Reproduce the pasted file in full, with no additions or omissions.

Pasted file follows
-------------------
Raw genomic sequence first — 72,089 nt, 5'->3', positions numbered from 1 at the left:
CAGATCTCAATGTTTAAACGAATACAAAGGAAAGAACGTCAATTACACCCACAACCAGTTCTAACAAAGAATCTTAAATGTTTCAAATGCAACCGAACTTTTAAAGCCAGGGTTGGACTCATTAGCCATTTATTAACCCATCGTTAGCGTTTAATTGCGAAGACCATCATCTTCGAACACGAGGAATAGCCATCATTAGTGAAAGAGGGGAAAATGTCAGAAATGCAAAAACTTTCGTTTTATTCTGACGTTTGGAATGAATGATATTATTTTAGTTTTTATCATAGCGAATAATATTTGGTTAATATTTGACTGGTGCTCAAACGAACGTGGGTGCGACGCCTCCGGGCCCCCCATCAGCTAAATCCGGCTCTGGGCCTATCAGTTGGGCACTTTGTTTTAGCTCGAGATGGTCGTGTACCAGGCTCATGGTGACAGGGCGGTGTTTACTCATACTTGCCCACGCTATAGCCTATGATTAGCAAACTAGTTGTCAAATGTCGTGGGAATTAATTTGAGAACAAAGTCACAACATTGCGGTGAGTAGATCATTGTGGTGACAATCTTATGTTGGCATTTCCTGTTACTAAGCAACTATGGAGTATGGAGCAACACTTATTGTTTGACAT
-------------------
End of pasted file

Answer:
Raw genomic sequence first — 72,089 nt, 5'->3', positions numbered from 1 at the left:
CAGATCTCAATGTTTAAACGAATACAAAGGAAAGAACGTCAATTACACCCACAACCAGTTCTAACAAAGAATCTTAAATGTTTCAAATGCAACCGAACTTTTAAAGCCAGGGTTGGACTCATTAGCCATTTATTAACCCATCGTTAGCGTTTAATTGCGAAGACCATCATCTTCGAACACGAGGAATAGCCATCATTAGTGAAAGAGGGGAAAATGTCAGAAATGCAAAAACTTTCGTTTTATTCTGACGTTTGGAATGAATGATATTATTTTAGTTTTTATCATAGCGAATAATATTTGGTTAATATTTGACTGGTGCTCAAACGAACGTGGGTGCGACGCCTCCGGGCCCCCCATCAGCTAAATCCGGCTCTGGGCCTATCAGTTGGGCACTTTGTTTTAGCTCGAGATGGTCGTGTACCAGGCTCATGGTGACAGGGCGGTGTTTACTCATACTTGCCCACGCTATAGCCTATGATTAGCAAACTAGTTGTCAAATGTCGTGGGAATTAATTTGAGAACAAAGTCACAACATTGCGGTGAGTAGATCATTGTGGTGACAATCTTATGTTGGCATTTCCTGTTACTAAGCAACTATGGAGTATGGAGCAACACTTATTGTTTGACAT